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695 Phil. 837


[ G.R. No. 173036, September 26, 2012 ]




Before us is a petition for review on certiorari[1] of the March 28, 2006 decision[2] and the June 6, 2006 resolution[3] of the Court of Appeals (CA) in CA-G.R. CV No. 84458. The CA affirmed the decision[4] of the Regional Trial Court (RTC), Branch 30, San Fernando City, La Union, in Civil Case No. 6255 which denied the complaint for injunction filed by Agoo Rice Mill Corporation (ARMC) against the Land Bank of the Philippines (LBP). The CA denied the petitioner’s subsequent motion for reconsideration.

Background Facts

The facts, as gathered from the records, are as follows:

From October 1993 to October 1996,[5] the ARMC obtained from the LBP a Term Loan (TL) for P2,000,000.00 and two (2) Short-Term Loan Lines (STLLs) amounting to a total of P15,000,000.00,[6] evidenced by promissory notes. These loans were secured by a Real and Chattel Mortgage over the ARMC’s four (4) commercial lots, including their improvements, and its rice mill machineries and generator.[7]

Payment for the P2,000,000.00 TL was due on October 29, 1996, and payments for the STLLs, of P12,000,000.00 and P3,000,000.00, were due on April 28, 1996 and April 8, 1997, respectively.[8]

ARMC made several partial payments to cover the loans’ interests,[9] but found it difficult to fully settle its loan obligations on time due to the company’s financial liquidity problems; the negative effect of the government’s rice importation in 1996 on its sales of rice;[10] and problems brought by the El Niño phenomenon in the region’s rice production.[11]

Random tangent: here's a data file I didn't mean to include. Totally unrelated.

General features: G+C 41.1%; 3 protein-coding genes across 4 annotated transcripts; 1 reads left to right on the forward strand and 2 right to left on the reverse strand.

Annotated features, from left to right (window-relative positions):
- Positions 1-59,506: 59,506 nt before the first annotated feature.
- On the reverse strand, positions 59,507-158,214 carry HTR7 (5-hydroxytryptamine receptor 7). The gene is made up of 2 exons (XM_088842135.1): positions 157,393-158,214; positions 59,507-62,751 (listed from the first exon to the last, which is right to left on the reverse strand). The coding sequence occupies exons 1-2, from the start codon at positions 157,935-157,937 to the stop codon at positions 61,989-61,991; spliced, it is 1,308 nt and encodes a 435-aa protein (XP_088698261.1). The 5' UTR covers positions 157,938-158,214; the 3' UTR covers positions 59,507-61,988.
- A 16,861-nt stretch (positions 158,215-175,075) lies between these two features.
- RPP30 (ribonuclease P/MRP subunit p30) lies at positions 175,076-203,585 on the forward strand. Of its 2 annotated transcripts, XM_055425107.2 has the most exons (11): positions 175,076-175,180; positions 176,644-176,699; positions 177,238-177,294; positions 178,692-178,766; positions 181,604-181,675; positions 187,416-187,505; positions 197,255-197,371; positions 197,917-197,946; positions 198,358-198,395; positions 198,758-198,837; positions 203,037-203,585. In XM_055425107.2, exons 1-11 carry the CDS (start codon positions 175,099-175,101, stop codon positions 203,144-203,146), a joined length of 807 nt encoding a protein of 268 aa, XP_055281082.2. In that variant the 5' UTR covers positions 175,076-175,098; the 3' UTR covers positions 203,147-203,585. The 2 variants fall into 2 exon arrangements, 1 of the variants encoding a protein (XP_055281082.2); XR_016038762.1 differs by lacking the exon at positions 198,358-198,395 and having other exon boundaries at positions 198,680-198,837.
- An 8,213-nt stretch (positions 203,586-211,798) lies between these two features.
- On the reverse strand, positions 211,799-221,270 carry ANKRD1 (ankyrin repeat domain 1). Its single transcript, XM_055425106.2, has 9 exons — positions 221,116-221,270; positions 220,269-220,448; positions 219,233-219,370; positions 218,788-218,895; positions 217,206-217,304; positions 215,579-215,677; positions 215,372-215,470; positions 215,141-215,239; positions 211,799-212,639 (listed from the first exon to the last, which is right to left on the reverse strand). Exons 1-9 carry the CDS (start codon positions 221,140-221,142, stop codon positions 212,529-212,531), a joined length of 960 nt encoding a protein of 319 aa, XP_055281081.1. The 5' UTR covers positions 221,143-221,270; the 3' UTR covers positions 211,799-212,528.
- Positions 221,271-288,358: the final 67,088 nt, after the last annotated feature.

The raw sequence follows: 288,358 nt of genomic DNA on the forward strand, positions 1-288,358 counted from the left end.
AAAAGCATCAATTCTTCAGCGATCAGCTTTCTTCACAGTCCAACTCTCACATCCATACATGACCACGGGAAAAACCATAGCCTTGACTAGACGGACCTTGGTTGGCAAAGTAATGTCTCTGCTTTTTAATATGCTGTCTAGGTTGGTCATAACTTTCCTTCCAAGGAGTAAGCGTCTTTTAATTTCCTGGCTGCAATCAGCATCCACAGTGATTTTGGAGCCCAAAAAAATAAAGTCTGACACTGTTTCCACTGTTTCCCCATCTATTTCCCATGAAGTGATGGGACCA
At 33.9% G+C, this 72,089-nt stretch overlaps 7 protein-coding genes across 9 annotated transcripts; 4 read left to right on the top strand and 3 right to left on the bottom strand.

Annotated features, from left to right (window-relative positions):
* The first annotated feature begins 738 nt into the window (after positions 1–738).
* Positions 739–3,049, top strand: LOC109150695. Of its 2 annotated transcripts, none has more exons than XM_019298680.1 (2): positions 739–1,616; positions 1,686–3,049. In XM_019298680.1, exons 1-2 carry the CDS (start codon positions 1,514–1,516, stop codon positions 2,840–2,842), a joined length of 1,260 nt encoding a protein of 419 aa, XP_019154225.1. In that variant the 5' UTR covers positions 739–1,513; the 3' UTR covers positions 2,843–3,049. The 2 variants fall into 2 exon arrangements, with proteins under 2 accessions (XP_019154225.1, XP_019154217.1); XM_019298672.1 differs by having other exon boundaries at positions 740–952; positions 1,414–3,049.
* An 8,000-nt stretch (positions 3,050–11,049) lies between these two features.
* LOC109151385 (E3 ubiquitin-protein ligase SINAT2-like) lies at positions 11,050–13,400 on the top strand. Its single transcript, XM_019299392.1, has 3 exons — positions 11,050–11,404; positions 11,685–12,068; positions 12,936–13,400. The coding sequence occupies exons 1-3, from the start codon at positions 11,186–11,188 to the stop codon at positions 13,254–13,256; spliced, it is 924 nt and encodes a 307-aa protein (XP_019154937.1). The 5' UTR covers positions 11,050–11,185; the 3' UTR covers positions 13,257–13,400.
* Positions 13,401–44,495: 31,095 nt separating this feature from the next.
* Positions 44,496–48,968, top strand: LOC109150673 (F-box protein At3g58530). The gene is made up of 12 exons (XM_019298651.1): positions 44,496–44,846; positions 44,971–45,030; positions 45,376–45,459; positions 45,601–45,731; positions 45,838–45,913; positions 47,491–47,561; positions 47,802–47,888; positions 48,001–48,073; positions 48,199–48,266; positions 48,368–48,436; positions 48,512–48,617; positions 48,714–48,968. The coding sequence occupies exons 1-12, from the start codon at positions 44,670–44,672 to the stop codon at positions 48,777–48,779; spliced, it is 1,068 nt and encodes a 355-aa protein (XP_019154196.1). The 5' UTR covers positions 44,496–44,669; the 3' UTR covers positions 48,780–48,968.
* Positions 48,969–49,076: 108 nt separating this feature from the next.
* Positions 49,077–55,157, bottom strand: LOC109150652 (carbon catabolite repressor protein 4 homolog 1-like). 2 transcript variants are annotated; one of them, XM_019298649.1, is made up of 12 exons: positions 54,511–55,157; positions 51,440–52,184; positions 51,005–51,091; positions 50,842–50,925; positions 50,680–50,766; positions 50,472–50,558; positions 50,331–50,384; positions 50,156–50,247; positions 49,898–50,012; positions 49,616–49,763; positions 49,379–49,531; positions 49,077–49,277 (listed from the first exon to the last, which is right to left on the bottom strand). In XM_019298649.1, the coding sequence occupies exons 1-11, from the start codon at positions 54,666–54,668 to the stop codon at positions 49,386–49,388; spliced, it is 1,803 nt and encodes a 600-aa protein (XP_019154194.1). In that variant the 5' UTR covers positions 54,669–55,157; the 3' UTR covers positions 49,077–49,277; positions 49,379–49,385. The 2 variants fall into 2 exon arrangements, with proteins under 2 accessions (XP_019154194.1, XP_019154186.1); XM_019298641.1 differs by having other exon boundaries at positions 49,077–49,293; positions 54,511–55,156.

In a letter[12] dated January 6, 1997, the ARMC, through its President Mr. Kam Biak Y. Chan, Jr., requested the LBP for an extension of time to pay its obligations; he asked for a period ending on February 28, 1997.

The LBP, through a letter[13] dated February 25, 1997, reminded ARMC of its commitment to pay on February 28, 1997.

On February 27, 1997, still foreseeing its inability to pay its obligations on the requested date, the ARMC wrote the LBP for the  renewal of its loans, particularly the P15,000,000.00 STLLs.[14] The LBP allegedly replied with the advice to have the loans restructured instead of renewed.[15]

Accordingly, in a letter[16] dated March 12, 1997, ARMC requested the LBP to restructure its STLLs. It suggested a payment arrangement of P5,000,000.00 every six (6) months, until the whole loan of P15,000,000.00 was paid in full.[17]

The LBP deferred the ARMC’s proposal and advised it to first secure a waiver of its penalty charges prior to the loan’s restructuring.[18]

In a letter[19] dated November 3, 1997, the LBP informed the ARMC that the bank’s Domestic Banking Loan Committee has agreed to require an additional collateral from the ARMC, which must be offered on or before November 7, 1997; otherwise, the LBP would be forced to pursue legal action.

In another letter[20] dated November 10, 1997, the LBP informed ARMC that its existing collateral was short of P3,400,000.00, based on its outstanding P15,000,000.00 loan, and reiterated that ARMC needed to offer additional collateral and to submit the necessary documents; ARMC was given up to November 14, 1997 to comply, but this was extended to November 25, 1997.[21] ARMC responded by asking for a reappraisal of its properties, but the LBP denied the request, insisting that the valuation made by its Property Assessors was fair and reasonable.[22]

On April 15, 1998, the LBP wrote to the ARMC regarding the latter’s failure to comply with the LBP’s required offer of an additional collateral or to pay its due obligations. The LBP informed the ARMC that non-compliance on or before April 30, 1998 would result in the referral of the matter to the bank’s Legal Office for appropriate action.[23]

In a letter[24] dated May 22, 1998, the LBP informed the ARMC that its requested loan restructuring was under evaluation with the bank’s Loan Approving Authorities; in the meantime, the bank reminded ARMC of its payment for the month, which must be paid on or before May 29, 1998.